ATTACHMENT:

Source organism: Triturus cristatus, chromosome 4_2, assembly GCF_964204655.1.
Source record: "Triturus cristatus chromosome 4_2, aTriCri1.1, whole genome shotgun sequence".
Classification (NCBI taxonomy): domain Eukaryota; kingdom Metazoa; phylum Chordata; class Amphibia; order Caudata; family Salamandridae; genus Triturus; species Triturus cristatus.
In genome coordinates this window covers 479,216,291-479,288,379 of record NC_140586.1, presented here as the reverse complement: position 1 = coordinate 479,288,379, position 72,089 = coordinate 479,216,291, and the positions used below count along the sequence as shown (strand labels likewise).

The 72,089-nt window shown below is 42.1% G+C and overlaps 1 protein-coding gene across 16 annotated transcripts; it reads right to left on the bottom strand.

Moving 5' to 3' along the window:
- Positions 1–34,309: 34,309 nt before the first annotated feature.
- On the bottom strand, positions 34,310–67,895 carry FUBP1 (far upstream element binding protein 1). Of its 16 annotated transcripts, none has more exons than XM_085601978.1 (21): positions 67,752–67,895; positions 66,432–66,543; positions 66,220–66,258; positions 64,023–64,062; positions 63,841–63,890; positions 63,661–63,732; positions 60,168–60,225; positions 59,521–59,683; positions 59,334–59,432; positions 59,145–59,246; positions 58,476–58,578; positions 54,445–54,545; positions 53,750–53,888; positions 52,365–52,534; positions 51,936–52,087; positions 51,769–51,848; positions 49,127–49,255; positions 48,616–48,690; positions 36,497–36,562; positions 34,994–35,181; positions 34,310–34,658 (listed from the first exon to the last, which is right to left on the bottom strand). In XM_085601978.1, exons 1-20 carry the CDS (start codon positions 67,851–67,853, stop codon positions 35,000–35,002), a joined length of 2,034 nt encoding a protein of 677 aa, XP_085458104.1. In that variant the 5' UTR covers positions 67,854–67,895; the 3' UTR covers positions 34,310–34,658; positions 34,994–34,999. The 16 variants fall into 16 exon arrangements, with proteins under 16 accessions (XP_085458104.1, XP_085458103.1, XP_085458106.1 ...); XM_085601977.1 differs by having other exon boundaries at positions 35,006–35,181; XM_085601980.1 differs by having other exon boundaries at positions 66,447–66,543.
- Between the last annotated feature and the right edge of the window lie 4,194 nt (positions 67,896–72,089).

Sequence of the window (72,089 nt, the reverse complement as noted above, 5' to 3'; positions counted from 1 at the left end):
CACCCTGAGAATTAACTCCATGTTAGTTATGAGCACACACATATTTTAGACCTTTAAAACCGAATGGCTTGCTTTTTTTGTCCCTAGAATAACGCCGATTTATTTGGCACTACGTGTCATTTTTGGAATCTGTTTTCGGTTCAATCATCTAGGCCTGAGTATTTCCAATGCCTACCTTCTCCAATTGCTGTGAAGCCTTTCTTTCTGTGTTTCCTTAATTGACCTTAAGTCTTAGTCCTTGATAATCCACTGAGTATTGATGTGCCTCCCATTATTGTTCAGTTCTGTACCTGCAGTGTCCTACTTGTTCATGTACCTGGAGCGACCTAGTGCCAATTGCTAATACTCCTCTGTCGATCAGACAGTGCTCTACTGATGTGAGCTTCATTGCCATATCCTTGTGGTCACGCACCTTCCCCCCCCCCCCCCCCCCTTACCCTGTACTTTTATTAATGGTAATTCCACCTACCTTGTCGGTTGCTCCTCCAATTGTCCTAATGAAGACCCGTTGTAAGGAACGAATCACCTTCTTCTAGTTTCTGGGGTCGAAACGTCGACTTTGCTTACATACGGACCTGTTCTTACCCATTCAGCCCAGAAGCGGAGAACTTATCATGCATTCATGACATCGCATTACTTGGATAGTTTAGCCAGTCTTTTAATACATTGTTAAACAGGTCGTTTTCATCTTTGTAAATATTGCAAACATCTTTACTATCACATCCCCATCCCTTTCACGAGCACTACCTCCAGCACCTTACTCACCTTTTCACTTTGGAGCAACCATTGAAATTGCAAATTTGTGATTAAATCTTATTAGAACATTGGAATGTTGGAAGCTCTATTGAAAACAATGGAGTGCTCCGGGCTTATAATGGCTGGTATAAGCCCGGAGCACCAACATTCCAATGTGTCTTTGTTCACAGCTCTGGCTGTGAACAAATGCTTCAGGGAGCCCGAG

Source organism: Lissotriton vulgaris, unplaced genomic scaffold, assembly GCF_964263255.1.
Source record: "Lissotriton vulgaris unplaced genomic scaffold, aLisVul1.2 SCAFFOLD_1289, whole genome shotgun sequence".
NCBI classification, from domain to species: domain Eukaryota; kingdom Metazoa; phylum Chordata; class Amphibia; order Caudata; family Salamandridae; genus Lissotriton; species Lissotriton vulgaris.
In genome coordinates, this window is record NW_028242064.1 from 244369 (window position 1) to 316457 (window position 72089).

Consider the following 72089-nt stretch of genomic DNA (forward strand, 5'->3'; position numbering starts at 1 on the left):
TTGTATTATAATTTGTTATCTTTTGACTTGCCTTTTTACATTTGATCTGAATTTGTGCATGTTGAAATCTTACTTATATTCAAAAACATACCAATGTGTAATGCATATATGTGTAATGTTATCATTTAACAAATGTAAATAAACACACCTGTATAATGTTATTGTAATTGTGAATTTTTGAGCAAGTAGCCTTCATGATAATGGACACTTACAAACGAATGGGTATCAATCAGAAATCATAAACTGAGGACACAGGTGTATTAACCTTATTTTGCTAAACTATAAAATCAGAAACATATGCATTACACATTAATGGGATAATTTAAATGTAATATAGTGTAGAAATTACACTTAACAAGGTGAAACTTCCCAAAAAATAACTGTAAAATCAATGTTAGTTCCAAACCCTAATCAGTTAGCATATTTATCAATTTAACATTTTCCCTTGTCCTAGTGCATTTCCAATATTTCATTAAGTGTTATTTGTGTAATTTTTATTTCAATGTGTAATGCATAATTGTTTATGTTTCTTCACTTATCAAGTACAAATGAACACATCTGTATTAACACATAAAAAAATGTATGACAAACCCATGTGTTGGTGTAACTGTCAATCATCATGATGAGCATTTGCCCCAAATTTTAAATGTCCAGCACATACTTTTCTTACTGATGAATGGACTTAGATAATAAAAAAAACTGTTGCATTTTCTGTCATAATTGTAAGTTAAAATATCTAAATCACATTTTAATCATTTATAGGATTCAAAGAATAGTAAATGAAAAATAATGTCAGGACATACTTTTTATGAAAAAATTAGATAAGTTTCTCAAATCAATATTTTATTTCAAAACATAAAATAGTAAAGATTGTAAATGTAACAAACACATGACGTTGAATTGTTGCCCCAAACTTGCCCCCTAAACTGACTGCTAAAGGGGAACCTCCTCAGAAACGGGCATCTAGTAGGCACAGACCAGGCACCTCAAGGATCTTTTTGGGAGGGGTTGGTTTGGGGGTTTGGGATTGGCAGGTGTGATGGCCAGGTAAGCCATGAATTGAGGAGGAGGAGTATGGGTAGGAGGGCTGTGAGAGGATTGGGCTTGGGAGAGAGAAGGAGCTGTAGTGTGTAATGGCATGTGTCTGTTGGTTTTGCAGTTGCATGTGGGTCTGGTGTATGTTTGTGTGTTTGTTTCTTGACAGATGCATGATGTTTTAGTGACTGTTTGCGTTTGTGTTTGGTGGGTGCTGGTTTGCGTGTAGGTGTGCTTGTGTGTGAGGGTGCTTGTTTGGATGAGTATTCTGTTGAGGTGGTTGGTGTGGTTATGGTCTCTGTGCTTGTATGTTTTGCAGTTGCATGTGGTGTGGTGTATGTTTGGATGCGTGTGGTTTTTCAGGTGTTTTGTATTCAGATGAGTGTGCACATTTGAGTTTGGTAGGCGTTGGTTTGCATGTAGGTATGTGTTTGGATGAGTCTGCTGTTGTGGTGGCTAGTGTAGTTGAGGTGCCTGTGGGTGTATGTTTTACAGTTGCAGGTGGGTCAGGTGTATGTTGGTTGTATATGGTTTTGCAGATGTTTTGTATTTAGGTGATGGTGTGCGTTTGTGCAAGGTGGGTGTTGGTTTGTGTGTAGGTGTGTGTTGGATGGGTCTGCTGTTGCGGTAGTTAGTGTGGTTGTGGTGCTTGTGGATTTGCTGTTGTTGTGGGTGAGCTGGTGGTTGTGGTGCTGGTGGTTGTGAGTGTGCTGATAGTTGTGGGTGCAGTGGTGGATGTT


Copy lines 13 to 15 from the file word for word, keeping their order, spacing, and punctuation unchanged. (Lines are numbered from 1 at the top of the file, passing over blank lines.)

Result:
Source record: "Lissotriton vulgaris unplaced genomic scaffold, aLisVul1.2 SCAFFOLD_1289, whole genome shotgun sequence".
NCBI classification, from domain to species: domain Eukaryota; kingdom Metazoa; phylum Chordata; class Amphibia; order Caudata; family Salamandridae; genus Lissotriton; species Lissotriton vulgaris.
In genome coordinates, this window is record NW_028242064.1 from 244369 (window position 1) to 316457 (window position 72089).